California Court Rules Work E-mails are Not Private

Work Emails Let's say you're seriously thinking about suing your employer for one reason or another, and you've even consulted an attorney about it. Whatever you do, DO NOT correspond to that attorney via your work e-mail account.

A California court just ruled that anything you send to your attorney from work will not be protected under attorney-client privilege.

That just applies to California residents for now, since it was a decision made by the Sacramento Third Appellate District court, but other states are sure to follow suit, and you don't want yours to be the case that sets the precedent.

The case that did set the precedent in California involved a woman by the name of Gina Holmes, who sued her employer on the grounds that her superiors became hostile toward her after they learned she was pregnant. She sent candid e-mails about the case to her attorney, from her office computer. Then she was surprised when her employers' defense attorneys used an e-mail she sent to her lawyer as evidence that she didn't suffer any emotional distress, and that her lawsuit was therefore frivolous.

Holmes' attorneys immediately appealed the decision, stating that it violated attorney-client privilege, but the court was unsympathetic. In a 3-to-0 decision, the appeals court determined that e-mails sent from work accounts can't be considered legally confidential, because "... [T]he e-mails sent via company computer under the circumstances of this case were akin to consulting her lawyer in her employer's conference room, in a loud voice, with the door open, so that any reasonable person would expect that their discussion of her complaints about her employer would be overheard."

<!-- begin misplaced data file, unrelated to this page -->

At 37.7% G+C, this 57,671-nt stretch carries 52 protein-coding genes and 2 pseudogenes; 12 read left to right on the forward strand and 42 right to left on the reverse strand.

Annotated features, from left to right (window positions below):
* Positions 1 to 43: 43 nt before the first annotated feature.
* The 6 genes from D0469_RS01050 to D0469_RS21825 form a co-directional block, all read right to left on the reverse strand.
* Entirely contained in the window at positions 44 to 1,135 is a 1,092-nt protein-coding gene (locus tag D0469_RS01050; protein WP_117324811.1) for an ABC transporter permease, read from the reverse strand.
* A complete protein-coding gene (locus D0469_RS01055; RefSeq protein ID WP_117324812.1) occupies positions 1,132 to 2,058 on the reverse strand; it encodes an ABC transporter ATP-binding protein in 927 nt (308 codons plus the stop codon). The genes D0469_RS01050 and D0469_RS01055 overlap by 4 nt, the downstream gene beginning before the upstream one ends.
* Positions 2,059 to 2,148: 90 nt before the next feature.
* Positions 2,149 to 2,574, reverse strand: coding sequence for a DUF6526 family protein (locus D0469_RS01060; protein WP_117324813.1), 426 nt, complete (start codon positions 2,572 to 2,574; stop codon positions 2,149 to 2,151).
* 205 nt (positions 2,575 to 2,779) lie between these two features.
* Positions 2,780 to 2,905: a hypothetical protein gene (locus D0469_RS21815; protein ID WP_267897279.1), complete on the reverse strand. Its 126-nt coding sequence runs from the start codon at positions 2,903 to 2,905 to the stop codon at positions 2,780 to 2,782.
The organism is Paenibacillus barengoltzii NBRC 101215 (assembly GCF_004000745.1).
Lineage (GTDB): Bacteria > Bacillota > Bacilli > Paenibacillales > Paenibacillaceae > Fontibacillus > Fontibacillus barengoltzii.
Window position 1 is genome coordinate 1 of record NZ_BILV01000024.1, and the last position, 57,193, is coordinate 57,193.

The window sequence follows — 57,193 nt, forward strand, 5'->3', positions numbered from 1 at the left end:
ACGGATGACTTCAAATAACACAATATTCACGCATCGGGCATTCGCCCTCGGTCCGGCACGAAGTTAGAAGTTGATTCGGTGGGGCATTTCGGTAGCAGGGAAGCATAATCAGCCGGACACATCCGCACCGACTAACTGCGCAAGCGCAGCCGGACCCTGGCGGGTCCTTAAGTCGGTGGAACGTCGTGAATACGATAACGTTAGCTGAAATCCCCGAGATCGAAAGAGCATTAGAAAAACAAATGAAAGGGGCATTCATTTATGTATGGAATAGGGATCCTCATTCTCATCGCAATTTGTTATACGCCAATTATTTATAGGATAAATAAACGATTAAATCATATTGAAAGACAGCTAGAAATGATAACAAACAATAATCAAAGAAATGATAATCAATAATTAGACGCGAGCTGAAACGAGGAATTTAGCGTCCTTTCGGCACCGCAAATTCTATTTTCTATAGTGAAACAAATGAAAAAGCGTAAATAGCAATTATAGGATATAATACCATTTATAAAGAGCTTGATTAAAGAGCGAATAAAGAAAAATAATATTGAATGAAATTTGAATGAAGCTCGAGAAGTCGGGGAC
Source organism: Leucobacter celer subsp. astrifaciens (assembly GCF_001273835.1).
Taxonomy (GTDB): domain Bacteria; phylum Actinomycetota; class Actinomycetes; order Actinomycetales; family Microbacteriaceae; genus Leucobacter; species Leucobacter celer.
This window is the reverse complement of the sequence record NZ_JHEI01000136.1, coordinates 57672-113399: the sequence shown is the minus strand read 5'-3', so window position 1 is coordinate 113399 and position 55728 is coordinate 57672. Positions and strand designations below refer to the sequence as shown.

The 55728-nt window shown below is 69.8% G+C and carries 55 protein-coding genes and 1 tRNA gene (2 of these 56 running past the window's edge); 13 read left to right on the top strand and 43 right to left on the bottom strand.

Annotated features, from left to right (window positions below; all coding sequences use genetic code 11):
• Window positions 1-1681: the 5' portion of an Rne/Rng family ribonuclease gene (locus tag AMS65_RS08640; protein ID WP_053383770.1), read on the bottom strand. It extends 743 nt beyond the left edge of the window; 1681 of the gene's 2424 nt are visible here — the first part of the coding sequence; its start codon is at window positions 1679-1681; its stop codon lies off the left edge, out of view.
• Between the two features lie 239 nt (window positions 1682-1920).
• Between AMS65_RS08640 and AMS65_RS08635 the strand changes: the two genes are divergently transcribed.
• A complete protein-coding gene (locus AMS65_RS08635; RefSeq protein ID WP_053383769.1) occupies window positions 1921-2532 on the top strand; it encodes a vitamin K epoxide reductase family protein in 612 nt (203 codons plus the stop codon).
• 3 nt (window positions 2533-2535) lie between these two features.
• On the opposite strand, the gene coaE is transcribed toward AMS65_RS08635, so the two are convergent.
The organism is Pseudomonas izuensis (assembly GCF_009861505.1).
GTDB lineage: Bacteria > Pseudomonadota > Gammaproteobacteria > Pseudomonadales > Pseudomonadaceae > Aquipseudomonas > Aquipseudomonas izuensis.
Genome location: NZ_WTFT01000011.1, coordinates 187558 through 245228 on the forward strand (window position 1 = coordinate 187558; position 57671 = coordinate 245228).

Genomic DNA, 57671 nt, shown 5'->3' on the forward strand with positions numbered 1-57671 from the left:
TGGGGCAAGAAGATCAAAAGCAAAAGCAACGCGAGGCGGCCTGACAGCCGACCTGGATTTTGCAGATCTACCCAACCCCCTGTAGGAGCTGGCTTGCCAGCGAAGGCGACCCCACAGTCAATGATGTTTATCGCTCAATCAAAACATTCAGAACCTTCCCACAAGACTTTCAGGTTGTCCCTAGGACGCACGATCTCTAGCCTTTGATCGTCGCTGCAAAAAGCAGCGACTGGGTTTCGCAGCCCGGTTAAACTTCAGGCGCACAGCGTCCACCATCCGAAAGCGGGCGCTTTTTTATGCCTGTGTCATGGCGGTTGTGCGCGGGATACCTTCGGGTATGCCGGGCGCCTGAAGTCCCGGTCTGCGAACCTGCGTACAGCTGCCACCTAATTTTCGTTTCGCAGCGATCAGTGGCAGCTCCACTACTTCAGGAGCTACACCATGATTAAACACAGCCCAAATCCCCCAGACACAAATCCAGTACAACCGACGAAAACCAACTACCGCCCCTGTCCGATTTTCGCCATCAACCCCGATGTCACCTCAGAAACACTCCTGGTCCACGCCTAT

The New Jersey Supreme Court recently ruled that e-mail messages on a personal, Web-based e-mail account, accessed on an employer's computer are indeed private, and can't be used against you in court. But the question could be asked, why would you conduct private business on company time, using company equipment? It doesn't take a genius to figure out that that sort of communication, especially if it involves anything negative about your employers, should happen off site on your own time.

Read Full Story